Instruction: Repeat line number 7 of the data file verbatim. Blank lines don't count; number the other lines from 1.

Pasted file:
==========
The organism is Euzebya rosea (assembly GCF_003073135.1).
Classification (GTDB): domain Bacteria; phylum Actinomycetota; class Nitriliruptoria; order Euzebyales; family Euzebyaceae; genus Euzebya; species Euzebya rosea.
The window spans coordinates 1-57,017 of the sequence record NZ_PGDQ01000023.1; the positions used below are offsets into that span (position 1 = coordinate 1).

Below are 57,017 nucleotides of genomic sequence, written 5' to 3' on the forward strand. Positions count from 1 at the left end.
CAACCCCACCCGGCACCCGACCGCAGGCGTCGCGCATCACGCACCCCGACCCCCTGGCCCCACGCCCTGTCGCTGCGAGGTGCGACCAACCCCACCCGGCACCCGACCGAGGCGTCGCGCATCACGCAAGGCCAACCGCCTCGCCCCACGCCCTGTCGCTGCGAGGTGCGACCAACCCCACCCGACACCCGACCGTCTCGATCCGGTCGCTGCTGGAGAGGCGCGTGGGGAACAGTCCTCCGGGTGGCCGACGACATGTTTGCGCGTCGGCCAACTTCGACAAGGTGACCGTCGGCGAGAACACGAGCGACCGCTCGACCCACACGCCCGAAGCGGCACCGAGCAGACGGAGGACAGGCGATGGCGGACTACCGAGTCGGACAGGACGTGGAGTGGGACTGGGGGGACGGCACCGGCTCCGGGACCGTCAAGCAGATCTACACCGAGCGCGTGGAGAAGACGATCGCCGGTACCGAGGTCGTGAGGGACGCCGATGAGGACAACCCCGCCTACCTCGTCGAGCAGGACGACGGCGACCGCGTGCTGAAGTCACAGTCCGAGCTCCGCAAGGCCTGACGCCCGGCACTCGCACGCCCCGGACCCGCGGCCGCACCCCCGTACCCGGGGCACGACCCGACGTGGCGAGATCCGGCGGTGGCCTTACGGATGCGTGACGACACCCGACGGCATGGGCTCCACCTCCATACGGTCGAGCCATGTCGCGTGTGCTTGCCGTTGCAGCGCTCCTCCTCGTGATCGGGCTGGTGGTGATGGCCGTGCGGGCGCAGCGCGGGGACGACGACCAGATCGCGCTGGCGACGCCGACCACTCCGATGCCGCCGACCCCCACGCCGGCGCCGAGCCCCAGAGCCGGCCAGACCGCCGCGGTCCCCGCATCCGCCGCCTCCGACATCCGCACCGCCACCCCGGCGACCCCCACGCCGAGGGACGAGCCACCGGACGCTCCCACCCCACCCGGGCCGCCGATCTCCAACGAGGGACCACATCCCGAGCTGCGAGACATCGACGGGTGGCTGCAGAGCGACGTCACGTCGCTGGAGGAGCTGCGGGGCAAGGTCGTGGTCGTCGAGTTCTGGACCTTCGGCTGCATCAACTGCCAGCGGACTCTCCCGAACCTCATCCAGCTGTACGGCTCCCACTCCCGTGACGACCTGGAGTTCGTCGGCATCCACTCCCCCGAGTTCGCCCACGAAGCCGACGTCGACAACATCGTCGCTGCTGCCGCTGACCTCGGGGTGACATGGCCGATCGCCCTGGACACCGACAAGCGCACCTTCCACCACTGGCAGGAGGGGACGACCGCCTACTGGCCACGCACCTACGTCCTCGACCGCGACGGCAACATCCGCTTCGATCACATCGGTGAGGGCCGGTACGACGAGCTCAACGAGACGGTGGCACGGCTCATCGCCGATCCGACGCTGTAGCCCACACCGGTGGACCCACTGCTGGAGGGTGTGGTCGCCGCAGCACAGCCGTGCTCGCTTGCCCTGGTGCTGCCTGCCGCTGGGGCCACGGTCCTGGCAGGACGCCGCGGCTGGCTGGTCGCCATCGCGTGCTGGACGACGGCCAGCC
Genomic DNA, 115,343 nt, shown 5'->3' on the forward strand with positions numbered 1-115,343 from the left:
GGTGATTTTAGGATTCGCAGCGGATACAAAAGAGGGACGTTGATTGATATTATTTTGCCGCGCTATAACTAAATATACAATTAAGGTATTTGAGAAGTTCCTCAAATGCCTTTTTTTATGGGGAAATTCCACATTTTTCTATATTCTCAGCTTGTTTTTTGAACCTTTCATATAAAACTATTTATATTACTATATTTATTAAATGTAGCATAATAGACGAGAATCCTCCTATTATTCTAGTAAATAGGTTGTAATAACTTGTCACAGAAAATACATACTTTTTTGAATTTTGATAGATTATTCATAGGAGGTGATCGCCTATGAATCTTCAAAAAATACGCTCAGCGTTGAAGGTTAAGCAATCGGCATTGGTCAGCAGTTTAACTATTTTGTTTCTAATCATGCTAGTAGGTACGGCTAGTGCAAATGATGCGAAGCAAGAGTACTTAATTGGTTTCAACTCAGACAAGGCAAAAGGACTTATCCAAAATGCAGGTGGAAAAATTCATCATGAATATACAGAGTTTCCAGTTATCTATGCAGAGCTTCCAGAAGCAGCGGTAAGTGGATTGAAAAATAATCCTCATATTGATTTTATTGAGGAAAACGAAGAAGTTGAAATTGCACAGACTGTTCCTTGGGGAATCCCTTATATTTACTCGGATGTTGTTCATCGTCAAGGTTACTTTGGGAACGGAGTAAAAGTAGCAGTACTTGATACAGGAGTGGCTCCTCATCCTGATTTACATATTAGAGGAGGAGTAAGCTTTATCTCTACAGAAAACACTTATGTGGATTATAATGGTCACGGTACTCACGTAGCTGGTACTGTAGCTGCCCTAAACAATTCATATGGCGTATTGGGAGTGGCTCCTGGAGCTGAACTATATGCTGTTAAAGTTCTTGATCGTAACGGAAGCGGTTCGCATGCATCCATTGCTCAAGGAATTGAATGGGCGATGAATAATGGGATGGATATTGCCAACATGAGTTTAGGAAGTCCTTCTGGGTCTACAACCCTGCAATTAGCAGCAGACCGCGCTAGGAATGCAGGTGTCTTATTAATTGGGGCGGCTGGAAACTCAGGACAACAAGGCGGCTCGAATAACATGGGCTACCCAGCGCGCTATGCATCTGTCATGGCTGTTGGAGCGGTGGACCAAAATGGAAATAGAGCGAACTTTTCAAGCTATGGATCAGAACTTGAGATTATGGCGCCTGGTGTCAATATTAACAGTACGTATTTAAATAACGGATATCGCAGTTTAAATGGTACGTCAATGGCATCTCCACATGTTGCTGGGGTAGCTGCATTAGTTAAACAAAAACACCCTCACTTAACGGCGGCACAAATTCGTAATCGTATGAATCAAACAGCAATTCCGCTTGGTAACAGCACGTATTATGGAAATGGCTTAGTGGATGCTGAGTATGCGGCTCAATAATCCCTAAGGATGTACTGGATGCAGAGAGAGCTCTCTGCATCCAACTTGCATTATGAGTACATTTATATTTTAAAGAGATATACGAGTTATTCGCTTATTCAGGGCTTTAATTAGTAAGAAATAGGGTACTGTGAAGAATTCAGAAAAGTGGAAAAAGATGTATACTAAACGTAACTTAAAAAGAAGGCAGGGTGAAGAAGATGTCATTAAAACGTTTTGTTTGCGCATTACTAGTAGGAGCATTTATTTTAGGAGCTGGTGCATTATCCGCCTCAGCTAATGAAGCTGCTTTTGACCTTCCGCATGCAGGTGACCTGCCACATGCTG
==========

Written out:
GGTGATTTTAGGATTCGCAGCGGATACAAAAGAGGGACGTTGATTGATATTATTTTGCCGCGCTATAACTAAATATACAATTAAGGTATTTGAGAAGTTCCTCAAATGCCTTTTTTTATGGGGAAATTCCACATTTTTCTATATTCTCAGCTTGTTTTTTGAACCTTTCATATAAAACTATTTATATTACTATATTTATTAAATGTAGCATAATAGACGAGAATCCTCCTATTATTCTAGTAAATAGGTTGTAATAACTTGTCACAGAAAATACATACTTTTTTGAATTTTGATAGATTATTCATAGGAGGTGATCGCCTATGAATCTTCAAAAAATACGCTCAGCGTTGAAGGTTAAGCAATCGGCATTGGTCAGCAGTTTAACTATTTTGTTTCTAATCATGCTAGTAGGTACGGCTAGTGCAAATGATGCGAAGCAAGAGTACTTAATTGGTTTCAACTCAGACAAGGCAAAAGGACTTATCCAAAATGCAGGTGGAAAAATTCATCATGAATATACAGAGTTTCCAGTTATCTATGCAGAGCTTCCAGAAGCAGCGGTAAGTGGATTGAAAAATAATCCTCATATTGATTTTATTGAGGAAAACGAAGAAGTTGAAATTGCACAGACTGTTCCTTGGGGAATCCCTTATATTTACTCGGATGTTGTTCATCGTCAAGGTTACTTTGGGAACGGAGTAAAAGTAGCAGTACTTGATACAGGAGTGGCTCCTCATCCTGATTTACATATTAGAGGAGGAGTAAGCTTTATCTCTACAGAAAACACTTATGTGGATTATAATGGTCACGGTACTCACGTAGCTGGTACTGTAGCTGCCCTAAACAATTCATATGGCGTATTGGGAGTGGCTCCTGGAGCTGAACTATATGCTGTTAAAGTTCTTGATCGTAACGGAAGCGGTTCGCATGCATCCATTGCTCAAGGAATTGAATGGGCGATGAATAATGGGATGGATATTGCCAACATGAGTTTAGGAAGTCCTTCTGGGTCTACAACCCTGCAATTAGCAGCAGACCGCGCTAGGAATGCAGGTGTCTTATTAATTGGGGCGGCTGGAAACTCAGGACAACAAGGCGGCTCGAATAACATGGGCTACCCAGCGCGCTATGCATCTGTCATGGCTGTTGGAGCGGTGGACCAAAATGGAAATAGAGCGAACTTTTCAAGCTATGGATCAGAACTTGAGATTATGGCGCCTGGTGTCAATATTAACAGTACGTATTTAAATAACGGATATCGCAGTTTAAATGGTACGTCAATGGCATCTCCACATGTTGCTGGGGTAGCTGCATTAGTTAAACAAAAACACCCTCACTTAACGGCGGCACAAATTCGTAATCGTATGAATCAAACAGCAATTCCGCTTGGTAACAGCACGTATTATGGAAATGGCTTAGTGGATGCTGAGTATGCGGCTCAATAATCCCTAAGGATGTACTGGATGCAGAGAGAGCTCTCTGCATCCAACTTGCATTATGAGTACATTTATATTTTAAAGAGATATACGAGTTATTCGCTTATTCAGGGCTTTAATTAGTAAGAAATAGGGTACTGTGAAGAATTCAGAAAAGTGGAAAAAGATGTATACTAAACGTAACTTAAAAAGAAGGCAGGGTGAAGAAGATGTCATTAAAACGTTTTGTTTGCGCATTACTAGTAGGAGCATTTATTTTAGGAGCTGGTGCATTATCCGCCTCAGCTAATGAAGCTGCTTTTGACCTTCCGCATGCAGGTGACCTGCCACATGCTG